Research Paper Volume 13, Issue 15 pp 19529—19541
Brain reactivity to emotional stimuli in women with premenstrual dysphoric disorder and related personality characteristics
- 1 College of Traditional Chinese Medicine, Shandong University of Traditional Chinese Medicine, Jinan, Shandong Province, China
- 2 Research and Innovation Team of Emotional Diseases and Syndromes in Shandong University of Traditional Chinese Medicine, Jinan, Shandong Province, China
- 3 Key Laboratory of Traditional Chinese Medicine Classical Theory, Ministry of Education, Shandong University of Traditional Chinese Medicine, Jinan, Shandong Province, China
- 4 Jinan Central Hospital, Jinan, Shandong Province, China
- 5 Department of Radiology, Shandong Medical Imaging Research Institute, Jinan, Shandong Province, China
- 6 Department of Laboratory Animal Center, Central Hospital Affiliated to Shandong First Medical University, Jinan, Shandong Province, China
Received: April 5, 2021 Accepted: July 8, 2021 Published: August 4, 2021https://doi.org/10.18632/aging.203363
How to Cite
Copyright: © 2021 Gao et al. This is an open access article distributed under the terms of the Creative Commons Attribution License (CC BY 3.0), which permits unrestricted use, distribution, and reproduction in any medium, provided the original author and source are credited.
Aims: Premenstrual dysphoric disorder (PMDD) is a psychiatric condition that is associated with the menstrual cycle. Elucidation of the neural regulation mechanisms of brain reactivity to emotional stimuli among women with PMDD may inform PMDD treatment.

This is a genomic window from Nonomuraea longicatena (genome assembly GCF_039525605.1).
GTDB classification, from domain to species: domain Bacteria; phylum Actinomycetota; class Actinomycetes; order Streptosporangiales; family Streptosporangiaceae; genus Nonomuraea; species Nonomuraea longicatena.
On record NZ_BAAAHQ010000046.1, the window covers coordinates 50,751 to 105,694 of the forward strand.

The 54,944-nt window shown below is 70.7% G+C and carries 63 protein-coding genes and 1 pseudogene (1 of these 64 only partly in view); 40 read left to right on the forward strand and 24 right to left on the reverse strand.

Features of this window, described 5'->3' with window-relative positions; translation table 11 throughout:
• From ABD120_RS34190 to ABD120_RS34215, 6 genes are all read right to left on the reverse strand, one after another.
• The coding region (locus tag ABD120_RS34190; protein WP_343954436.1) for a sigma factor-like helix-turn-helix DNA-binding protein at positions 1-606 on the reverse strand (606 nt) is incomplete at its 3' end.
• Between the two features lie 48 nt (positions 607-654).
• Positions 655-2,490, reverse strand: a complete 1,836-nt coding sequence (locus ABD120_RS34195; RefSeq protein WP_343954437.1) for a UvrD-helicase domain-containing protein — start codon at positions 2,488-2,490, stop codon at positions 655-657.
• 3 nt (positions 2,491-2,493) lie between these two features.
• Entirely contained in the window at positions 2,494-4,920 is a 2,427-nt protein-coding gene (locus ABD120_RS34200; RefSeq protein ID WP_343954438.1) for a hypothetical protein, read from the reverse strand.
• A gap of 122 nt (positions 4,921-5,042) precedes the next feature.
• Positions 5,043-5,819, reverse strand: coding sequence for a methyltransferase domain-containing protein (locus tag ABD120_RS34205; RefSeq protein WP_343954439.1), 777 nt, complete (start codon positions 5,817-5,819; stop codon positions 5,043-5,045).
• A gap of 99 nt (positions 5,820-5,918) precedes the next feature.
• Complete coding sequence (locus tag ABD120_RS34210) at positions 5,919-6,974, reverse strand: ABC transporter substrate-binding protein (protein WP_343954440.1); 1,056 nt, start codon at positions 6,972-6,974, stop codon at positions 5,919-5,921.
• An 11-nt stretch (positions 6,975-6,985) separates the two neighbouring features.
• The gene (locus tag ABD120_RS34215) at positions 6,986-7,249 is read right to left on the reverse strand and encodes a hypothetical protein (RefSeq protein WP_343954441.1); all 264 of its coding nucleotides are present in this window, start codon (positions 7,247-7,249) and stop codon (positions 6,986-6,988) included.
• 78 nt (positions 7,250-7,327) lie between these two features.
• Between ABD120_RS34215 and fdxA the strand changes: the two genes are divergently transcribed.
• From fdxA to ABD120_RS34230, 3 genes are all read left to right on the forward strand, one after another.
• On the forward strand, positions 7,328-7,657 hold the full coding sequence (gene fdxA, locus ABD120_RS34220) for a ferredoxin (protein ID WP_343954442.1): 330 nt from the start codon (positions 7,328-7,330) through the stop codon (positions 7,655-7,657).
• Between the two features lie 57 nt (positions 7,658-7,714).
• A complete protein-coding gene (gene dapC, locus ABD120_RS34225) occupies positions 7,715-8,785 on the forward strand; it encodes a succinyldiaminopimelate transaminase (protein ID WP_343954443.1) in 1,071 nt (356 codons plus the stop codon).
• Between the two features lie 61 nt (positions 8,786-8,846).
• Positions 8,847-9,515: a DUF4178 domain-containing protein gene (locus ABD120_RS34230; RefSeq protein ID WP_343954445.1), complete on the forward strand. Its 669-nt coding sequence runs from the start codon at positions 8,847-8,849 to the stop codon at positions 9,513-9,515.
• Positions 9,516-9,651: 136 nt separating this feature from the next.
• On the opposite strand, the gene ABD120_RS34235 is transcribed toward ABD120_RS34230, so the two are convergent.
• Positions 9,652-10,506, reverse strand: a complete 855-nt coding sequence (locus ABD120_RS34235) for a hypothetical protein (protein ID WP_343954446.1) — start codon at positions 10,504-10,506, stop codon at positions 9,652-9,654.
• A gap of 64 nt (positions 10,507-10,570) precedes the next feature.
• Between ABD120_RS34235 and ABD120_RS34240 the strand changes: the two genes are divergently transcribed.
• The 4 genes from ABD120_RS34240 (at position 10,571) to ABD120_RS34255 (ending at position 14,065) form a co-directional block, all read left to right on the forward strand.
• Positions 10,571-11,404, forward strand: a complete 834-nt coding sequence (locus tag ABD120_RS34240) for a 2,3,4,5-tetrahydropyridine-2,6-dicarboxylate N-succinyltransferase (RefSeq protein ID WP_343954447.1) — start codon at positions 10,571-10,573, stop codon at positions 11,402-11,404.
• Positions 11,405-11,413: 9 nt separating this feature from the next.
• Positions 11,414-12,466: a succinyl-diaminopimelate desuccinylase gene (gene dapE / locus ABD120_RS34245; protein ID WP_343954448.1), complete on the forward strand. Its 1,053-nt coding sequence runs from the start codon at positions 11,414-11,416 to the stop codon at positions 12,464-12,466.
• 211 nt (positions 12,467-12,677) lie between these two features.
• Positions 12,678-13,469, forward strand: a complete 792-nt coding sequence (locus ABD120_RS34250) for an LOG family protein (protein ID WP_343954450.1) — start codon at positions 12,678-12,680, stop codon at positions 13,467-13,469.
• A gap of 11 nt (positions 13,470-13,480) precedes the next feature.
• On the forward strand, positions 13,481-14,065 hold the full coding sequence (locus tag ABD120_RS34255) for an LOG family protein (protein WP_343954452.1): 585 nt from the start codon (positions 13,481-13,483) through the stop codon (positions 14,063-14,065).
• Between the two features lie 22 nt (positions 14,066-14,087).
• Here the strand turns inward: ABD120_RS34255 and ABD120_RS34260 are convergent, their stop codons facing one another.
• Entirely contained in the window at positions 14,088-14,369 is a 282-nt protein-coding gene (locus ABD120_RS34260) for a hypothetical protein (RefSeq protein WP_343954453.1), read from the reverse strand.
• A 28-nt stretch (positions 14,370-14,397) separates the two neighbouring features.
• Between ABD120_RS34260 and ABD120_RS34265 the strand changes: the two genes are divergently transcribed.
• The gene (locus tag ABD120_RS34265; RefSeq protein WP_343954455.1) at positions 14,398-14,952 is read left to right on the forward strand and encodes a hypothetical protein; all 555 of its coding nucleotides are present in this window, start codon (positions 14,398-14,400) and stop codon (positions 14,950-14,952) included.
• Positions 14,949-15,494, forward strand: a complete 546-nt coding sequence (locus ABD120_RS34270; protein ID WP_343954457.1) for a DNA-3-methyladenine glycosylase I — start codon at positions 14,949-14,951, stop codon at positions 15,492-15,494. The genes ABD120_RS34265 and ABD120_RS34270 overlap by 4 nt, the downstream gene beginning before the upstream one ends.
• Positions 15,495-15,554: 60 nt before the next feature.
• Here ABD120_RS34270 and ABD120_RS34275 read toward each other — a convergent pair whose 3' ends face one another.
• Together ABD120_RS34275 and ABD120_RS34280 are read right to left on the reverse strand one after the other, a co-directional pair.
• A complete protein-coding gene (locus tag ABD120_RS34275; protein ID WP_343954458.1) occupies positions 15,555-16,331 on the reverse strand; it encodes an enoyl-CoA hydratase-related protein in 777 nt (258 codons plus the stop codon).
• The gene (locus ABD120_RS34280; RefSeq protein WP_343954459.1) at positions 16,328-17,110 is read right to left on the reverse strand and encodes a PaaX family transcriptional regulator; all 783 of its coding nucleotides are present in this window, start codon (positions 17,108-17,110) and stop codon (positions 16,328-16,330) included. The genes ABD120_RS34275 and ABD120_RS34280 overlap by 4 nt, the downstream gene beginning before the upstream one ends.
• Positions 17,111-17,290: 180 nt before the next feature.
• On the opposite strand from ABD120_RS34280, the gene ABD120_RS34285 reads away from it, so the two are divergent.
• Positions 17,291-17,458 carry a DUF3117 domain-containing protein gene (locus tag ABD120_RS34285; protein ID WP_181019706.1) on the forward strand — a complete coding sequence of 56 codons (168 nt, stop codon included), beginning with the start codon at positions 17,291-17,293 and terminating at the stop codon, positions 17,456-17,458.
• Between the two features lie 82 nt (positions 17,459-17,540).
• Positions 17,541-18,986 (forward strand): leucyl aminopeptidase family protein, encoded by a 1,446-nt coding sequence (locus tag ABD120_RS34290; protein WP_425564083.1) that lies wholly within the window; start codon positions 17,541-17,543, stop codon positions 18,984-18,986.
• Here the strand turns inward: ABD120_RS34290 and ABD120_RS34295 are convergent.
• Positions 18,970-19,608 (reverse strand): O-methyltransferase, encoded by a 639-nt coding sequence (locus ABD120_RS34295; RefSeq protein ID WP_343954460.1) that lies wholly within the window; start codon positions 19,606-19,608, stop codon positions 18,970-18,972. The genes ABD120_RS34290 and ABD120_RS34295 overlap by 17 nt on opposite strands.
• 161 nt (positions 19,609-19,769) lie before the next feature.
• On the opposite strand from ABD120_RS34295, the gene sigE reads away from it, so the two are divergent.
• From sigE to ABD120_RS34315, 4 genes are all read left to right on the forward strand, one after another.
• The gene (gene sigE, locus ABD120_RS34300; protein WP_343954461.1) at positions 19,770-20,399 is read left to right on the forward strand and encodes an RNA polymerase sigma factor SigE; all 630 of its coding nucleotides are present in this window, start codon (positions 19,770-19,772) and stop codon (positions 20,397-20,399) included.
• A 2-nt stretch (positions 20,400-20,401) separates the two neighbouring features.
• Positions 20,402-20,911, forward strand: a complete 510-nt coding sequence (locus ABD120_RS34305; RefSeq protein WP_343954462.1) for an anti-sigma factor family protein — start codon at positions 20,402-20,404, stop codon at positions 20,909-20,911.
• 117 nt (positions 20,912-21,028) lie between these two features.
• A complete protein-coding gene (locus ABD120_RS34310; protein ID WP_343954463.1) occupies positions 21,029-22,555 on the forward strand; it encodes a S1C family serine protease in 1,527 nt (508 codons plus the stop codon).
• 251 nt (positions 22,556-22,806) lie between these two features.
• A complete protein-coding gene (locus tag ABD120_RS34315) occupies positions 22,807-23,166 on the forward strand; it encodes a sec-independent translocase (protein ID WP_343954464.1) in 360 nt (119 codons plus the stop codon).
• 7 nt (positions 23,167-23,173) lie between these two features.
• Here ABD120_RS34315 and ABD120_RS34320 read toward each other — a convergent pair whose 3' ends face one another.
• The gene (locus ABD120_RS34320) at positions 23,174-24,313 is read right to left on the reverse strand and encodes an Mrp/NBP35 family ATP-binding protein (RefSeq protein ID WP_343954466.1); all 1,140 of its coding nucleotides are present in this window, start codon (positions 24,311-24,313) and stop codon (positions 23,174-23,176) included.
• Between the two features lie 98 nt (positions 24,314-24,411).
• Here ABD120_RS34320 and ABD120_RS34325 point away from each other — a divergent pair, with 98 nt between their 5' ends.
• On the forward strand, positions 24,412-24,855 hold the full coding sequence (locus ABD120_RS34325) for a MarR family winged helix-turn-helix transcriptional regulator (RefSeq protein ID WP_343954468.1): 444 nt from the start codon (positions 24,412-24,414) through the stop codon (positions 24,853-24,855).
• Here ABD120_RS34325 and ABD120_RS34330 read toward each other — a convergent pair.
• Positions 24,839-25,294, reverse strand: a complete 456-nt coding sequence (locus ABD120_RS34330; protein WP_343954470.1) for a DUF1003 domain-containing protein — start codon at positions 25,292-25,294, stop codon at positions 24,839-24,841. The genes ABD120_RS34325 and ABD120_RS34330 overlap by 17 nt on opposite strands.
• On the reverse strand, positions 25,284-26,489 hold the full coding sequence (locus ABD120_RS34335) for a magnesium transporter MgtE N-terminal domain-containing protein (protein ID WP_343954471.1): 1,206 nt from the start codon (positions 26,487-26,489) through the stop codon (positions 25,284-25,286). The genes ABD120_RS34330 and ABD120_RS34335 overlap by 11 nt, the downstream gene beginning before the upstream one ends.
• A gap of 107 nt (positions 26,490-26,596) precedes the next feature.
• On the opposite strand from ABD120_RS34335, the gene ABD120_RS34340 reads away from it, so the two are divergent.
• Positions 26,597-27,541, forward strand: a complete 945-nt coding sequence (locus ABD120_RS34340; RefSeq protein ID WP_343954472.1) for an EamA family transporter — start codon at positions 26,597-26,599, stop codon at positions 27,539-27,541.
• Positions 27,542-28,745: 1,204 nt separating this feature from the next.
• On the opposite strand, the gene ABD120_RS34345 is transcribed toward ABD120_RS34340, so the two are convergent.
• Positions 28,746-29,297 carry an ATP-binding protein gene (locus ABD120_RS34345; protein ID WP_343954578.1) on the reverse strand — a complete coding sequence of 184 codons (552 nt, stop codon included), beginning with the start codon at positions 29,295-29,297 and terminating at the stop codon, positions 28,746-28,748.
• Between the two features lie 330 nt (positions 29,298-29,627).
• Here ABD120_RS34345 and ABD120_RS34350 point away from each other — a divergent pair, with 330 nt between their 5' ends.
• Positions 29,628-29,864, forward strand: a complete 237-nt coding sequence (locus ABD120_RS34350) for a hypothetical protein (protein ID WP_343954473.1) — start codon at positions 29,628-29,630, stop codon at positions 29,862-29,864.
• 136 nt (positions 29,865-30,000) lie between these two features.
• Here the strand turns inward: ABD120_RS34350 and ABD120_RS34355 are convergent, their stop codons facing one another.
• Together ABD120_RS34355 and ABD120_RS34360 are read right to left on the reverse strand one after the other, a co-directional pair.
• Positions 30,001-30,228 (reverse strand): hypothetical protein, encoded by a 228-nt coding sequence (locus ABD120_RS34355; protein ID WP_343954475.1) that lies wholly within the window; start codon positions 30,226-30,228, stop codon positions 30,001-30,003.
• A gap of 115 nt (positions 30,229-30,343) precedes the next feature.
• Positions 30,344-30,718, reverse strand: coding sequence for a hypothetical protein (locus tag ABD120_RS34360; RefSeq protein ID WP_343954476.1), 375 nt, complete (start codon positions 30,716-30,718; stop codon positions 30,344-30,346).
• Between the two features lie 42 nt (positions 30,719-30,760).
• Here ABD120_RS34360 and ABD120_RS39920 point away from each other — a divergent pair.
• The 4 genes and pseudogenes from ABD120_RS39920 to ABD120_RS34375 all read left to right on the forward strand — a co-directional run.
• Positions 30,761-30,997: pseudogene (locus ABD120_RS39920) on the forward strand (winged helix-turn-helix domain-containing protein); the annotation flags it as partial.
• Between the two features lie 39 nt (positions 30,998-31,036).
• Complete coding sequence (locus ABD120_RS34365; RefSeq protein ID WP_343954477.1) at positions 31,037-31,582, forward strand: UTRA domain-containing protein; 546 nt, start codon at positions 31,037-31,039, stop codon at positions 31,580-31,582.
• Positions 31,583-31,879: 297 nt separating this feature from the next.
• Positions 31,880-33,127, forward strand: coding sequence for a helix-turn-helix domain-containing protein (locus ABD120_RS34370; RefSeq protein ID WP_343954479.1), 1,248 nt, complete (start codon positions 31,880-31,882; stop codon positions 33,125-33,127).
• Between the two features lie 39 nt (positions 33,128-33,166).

Methods: Eighty-six women (42 PMDD, 44 healthy controls) were allocated into two groups (anger-induced group: 23 PMDD vs. 23 controls; depression-induced group: 19 PMDD vs. 21 controls). During the luteal phases of the menstrual cycle, all the women were subjected to functional magnetic resonance imaging (fMRI). fMRI resting-state scans were performed before and after the study participants had performed an emotional stimuli task. After the emotional stimuli task, emotional status of the participants were evaluated by Self-Rating Depression Scales (SDS) and Trait Anger Expression Inventory–II (STAXI-II). In addition, all the participants were requested to complete the Eysenck Personality Questionnaire (EPQ) and the Twenty-Item Toronto Alexithymia Scale (TAS-20).
Results: Compared to healthy controls, all women with PMDD exhibited significantly high scores in Tas-20 (p<0.001), higher neuroticism and psychoticism scores as well as significantly low extraversion and social desirability scores (p<0.05). Compared to the controls, f-MRI revealed that PMDD women had elevated ReHo in the middle frontal gyrus (BA10), temporal lobe (BA42), left cerebellum (BA37), as well as decreased activation in the precuneus (BA7), superior frontal gyrus (BA8), lobulus paracentralis (BA6), and right cerebellum (BA48) (p<0.05). Moreover, depression stimuli showed that women with PMDD had elevated ReHo levels in the middle frontal gyrus (BA11), the middle gyrus (BA47) and in the cingulate gyrus (BA23) vs. healthy controls (p<0.05).
Conclusions: Women with more neuroticism and psychoticism, less extraversion and social desirability tend to report PMDD symptoms. Women with this condition experience difficulties in regulating emotions during the luteal phase of the menstrual cycle. Abnormal ReHo levels in the precuneus, superior frontal gyrus, lobulus paracentralis, and right cerebellum may contribute to anger dysregulation. Hypoactivation in the middle frontal gyrus, the middle gyrus and the cingulate gyrus may be generally associated with depression dysregulation in PMDD.